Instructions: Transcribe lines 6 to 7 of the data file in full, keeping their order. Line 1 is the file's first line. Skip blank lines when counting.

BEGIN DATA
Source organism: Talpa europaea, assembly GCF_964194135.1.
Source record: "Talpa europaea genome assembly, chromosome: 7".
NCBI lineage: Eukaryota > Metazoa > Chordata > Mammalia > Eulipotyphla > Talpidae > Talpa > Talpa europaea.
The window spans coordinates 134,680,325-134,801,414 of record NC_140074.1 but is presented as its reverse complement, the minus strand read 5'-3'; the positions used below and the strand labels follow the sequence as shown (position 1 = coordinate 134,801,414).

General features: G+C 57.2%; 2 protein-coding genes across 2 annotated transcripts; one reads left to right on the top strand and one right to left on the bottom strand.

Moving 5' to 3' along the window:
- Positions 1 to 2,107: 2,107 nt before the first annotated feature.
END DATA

Moving 5' to 3' along the window:
- Positions 1 to 2,107: 2,107 nt before the first annotated feature.